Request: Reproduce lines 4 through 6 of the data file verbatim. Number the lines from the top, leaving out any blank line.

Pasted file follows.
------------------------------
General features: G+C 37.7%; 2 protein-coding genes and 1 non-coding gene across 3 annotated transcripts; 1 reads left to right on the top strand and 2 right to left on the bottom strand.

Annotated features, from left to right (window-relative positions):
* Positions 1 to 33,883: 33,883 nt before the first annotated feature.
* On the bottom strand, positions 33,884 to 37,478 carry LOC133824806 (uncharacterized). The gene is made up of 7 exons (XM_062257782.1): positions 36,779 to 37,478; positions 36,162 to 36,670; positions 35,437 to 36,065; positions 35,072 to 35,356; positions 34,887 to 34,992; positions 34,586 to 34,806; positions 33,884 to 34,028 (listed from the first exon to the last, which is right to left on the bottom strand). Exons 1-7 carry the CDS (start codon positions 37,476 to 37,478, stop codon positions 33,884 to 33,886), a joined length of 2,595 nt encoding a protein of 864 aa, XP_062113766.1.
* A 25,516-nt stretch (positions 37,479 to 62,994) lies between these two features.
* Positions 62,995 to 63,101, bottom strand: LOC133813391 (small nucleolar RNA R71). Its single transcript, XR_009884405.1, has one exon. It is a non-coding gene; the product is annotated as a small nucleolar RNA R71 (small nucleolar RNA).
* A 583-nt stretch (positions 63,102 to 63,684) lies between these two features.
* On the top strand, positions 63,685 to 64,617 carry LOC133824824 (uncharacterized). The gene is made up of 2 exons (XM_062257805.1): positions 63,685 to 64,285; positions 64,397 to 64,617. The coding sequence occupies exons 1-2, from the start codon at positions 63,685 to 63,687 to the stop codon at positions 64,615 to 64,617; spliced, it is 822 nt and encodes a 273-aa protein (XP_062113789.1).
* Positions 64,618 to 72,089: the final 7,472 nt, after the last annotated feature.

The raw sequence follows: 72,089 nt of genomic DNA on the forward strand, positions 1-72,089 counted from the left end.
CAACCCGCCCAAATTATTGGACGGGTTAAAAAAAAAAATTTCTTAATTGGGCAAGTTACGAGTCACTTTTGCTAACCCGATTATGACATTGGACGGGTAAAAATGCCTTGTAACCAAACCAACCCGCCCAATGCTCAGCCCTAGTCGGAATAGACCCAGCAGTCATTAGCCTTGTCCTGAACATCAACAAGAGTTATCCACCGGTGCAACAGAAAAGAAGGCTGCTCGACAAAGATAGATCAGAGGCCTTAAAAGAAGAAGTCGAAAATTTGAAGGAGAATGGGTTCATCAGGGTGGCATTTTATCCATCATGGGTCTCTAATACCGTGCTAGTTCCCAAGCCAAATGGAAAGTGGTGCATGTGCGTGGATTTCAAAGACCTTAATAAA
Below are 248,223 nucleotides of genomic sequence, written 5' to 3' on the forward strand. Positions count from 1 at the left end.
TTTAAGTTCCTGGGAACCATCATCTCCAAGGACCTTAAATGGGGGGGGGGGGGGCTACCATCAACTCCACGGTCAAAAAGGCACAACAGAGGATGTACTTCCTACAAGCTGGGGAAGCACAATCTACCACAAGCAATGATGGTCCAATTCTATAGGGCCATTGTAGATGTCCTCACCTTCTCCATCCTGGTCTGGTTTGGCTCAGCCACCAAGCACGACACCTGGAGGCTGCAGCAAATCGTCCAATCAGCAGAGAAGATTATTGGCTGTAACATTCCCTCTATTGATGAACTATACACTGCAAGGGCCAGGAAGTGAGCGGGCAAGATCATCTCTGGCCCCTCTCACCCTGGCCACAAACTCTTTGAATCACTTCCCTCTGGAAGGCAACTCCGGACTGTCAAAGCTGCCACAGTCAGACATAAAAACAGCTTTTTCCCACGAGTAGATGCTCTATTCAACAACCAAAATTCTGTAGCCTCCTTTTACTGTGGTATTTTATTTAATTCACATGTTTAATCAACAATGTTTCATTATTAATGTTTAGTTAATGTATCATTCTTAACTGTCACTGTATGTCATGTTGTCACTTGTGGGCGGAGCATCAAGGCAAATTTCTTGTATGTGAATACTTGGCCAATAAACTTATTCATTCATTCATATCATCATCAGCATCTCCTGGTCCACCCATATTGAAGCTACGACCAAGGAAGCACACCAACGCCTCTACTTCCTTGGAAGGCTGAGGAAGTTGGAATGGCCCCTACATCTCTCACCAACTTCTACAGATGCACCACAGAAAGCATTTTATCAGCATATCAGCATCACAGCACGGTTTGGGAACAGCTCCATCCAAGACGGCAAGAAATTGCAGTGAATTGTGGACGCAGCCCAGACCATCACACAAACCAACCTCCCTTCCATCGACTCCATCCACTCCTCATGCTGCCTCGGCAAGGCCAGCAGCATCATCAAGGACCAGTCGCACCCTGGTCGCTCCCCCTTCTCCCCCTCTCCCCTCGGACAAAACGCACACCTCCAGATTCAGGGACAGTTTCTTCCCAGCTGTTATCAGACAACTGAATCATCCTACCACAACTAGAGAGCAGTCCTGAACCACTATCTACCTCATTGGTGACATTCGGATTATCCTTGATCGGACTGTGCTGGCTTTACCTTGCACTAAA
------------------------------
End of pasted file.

* On the bottom strand, positions 33,884 to 37,478 carry LOC133824806 (uncharacterized). The gene is made up of 7 exons (XM_062257782.1): positions 36,779 to 37,478; positions 36,162 to 36,670; positions 35,437 to 36,065; positions 35,072 to 35,356; positions 34,887 to 34,992; positions 34,586 to 34,806; positions 33,884 to 34,028 (listed from the first exon to the last, which is right to left on the bottom strand). Exons 1-7 carry the CDS (start codon positions 37,476 to 37,478, stop codon positions 33,884 to 33,886), a joined length of 2,595 nt encoding a protein of 864 aa, XP_062113766.1.
* A 25,516-nt stretch (positions 37,479 to 62,994) lies between these two features.
* Positions 62,995 to 63,101, bottom strand: LOC133813391 (small nucleolar RNA R71). Its single transcript, XR_009884405.1, has one exon. It is a non-coding gene; the product is annotated as a small nucleolar RNA R71 (small nucleolar RNA).